IT IS an issue that can be overlooked in the well-meaning act of giving a stray dog a home, rather than forking out a big sum to buy one: the adoption process and its obligations.
The rights and obligations of taking in such a pooch are in the spotlight following the controversy over Tammy, the healthy, seven-month-old puppy that was put down by its adoptive owner last month.
Briton Alison McElwee euthanised the mongrel pup for being aggressive, claiming that the dog had bitten several people, including her four-year-old daughter.
The woman who initially rescued Tammy before giving her up for adoption, assistant project manager Ada Ong, said Ms McEl-wee had ignored her pleas to return Tammy. The Briton disputes this.
An upset Ms Ong has begun legal action against Ms McElwee for allegedly breaching their pet adoption agreement.
While lawyers for both parties debate the circumstances of the dog's adoption and death, animal activists and welfare groups have set their sights on preventing more "Tammys" from occurring.
The groups, and also independent pet rescuers, are looking at making their adoption agreements - signed between adopters and the groups - more stringent to better protect their charges.
Others, however, have called their efforts impractical.
Does the pet adoption process need to be reformed, and what is the best way to do it?
Pet protection now
CURRENTLY, most animal welfare groups conduct extensive interviews with potential adopters to ensure they are suitable to take in a pet. Questions include the adopters' working hours, their neighbours, and history with pets. Some groups even visit the homes to check that they are pet-friendly.
While some people may be turned off by the intrusive process, Action for Singapore Dogs (ASD) president Ricky Yeo said it helps pair adopters with suitable dogs.
Animal welfare groups and independent rescuers also use adoption agreements to set out owners' basic responsibilities.
While the documents vary, the terms usually require the adopters to provide food, water and veterinary care to the animals. Some also forbid adopters from giving away or abandoning their dogs without first notifying the group.
Ms McElwee's lawyers have disputed that the agreement she signed is a legal contract, but other lawyers disagree - parties are legally bound by the documents, they told The Straits Times.
Several animal welfare groups also conduct home visits for up to a month after the adoption to check on both pet and owner.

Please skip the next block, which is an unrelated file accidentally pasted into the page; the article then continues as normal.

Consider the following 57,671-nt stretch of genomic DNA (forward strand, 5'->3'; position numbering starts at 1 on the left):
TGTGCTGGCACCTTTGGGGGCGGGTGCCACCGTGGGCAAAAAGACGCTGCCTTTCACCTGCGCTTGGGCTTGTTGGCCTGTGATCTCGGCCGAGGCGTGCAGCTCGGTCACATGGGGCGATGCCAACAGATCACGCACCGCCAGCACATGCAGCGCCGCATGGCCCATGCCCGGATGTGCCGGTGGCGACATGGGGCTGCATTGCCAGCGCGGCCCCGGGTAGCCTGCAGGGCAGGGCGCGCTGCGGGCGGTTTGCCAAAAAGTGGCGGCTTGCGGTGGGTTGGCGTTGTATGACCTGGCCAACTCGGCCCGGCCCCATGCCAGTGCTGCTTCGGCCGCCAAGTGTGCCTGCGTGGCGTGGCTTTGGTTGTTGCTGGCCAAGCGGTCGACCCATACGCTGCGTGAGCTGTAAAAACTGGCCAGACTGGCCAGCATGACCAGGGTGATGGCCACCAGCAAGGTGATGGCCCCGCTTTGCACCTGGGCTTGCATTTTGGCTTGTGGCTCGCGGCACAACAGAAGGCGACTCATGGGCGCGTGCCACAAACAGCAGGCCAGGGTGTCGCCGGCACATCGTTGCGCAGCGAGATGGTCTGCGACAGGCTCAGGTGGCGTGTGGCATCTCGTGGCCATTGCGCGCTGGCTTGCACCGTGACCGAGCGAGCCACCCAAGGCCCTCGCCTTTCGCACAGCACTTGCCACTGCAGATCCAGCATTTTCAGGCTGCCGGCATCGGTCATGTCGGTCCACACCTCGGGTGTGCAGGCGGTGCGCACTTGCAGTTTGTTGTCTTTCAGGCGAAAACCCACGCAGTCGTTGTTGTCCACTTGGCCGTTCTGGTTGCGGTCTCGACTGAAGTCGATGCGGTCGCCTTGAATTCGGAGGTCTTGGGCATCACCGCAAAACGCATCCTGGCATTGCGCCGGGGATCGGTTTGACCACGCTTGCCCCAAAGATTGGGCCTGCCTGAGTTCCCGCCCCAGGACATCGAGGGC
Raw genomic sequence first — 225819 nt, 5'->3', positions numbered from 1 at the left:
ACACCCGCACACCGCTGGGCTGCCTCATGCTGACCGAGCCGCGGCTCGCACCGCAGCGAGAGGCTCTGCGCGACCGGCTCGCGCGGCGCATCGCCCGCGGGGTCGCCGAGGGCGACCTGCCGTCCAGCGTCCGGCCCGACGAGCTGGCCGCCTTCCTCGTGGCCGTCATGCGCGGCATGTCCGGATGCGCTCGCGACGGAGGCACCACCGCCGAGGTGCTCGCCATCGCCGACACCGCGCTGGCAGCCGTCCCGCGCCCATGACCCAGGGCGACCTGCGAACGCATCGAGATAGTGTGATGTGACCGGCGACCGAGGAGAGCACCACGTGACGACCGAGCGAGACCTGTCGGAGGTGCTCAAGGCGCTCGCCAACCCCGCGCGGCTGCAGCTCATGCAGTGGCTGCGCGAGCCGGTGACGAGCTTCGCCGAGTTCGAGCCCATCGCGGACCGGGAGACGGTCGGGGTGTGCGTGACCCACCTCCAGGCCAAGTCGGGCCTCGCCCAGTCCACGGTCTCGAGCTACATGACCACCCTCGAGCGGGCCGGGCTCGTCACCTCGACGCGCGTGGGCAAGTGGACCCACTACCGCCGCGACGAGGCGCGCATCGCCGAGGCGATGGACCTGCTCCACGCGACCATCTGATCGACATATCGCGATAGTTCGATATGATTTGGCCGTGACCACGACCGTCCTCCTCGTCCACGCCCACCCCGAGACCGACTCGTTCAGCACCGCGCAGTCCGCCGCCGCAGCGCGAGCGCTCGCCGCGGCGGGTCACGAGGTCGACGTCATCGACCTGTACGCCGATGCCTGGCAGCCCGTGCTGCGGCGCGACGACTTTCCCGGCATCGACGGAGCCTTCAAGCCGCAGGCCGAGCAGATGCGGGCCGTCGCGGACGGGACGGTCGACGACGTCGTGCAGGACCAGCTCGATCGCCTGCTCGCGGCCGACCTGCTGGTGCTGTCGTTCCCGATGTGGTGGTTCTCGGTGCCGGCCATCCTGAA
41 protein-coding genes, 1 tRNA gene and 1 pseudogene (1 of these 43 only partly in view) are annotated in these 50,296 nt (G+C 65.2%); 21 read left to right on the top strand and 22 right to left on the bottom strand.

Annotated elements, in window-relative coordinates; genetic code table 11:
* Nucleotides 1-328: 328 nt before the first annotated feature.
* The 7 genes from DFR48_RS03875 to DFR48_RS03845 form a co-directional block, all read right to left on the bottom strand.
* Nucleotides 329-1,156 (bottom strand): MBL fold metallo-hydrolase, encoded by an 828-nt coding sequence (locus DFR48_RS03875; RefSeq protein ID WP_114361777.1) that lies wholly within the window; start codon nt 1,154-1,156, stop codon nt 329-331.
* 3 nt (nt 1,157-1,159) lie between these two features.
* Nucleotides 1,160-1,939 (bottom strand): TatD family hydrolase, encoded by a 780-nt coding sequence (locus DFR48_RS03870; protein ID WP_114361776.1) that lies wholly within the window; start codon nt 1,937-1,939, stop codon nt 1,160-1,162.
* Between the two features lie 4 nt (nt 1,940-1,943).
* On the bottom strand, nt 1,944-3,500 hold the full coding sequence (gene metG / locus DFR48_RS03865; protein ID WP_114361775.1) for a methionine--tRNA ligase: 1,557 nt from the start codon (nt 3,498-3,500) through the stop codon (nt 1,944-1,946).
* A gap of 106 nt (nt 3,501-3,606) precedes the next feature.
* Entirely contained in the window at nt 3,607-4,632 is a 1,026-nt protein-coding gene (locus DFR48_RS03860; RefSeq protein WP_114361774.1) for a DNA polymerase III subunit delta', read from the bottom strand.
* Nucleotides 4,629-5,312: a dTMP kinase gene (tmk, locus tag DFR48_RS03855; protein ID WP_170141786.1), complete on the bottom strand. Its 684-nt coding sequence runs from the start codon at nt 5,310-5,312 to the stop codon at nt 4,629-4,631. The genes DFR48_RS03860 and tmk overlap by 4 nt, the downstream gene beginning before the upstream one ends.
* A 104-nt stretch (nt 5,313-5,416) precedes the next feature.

The groups reassure adopters that they can call them if the pets develop health or behavioural issues. If the owners insist on giving up the pets, "all they have to do is tell us, and the responsibility falls back on us", said Save Our Street Dogs (SOSD) president Siew Tuck Wah.
Laying down the law?
GIVEN the in-depth process, most people who do adopt are ready to take care of their pets, said the animal welfare groups.
But they cited several close shaves, with pets slated for euthanasia saved because the vets were friendly with the groups and notified them.
To stop pets from being put down possibly unnecessarily over behavioural issues, several groups said they will compare notes and see if their agreements should be beefed up. Both SOSD and ASD plan to explicitly forbid adopters from euthanising the dogs without notification. Some groups said they may run their agreements by lawyers and make it clear to adopters that the documents are legally enforceable.
After the Tammy incident, independent rescuers started sharing a stringent, lawyer-drafted agreement that spells out additional rules. These include not removing the dog's vocal cords to prevent nuisance barking and not euthanising the animal without the previous owner's consent.
Nine animal welfare groups have formed a euthanasia protocol for vets, The Straits Times reported last week. They have sent it to the Agri-Food and Veterinary Authority (AVA), which regulates vets, and the Singapore Veterinary Association.
Currently, vets have to confirm ownership of the pet, satisfy themselves that euthanasia is reasonable and advise the owner of various options before taking the final step of killing the pet. The decision, however, rests entirely with the pet owner.
The proposed protocol asks vets to carry out more specific steps before euthanising animals for bad behaviour. These include verifying that the animal has had basic obedience training and that a trainer has indeed failed to change the pet's aggressiveness.
THE desire to protect the animals is understandable. But a barrage of new, harsher legal clauses may be counter-productive.
ASD's Mr Yeo summed up the animal groups' dilemma: "A legal framework needs to be in place to prevent a repeat (of the Tammy incident). But we don't want to make the adoption process so legalistic that it scares people and puts them off adoption."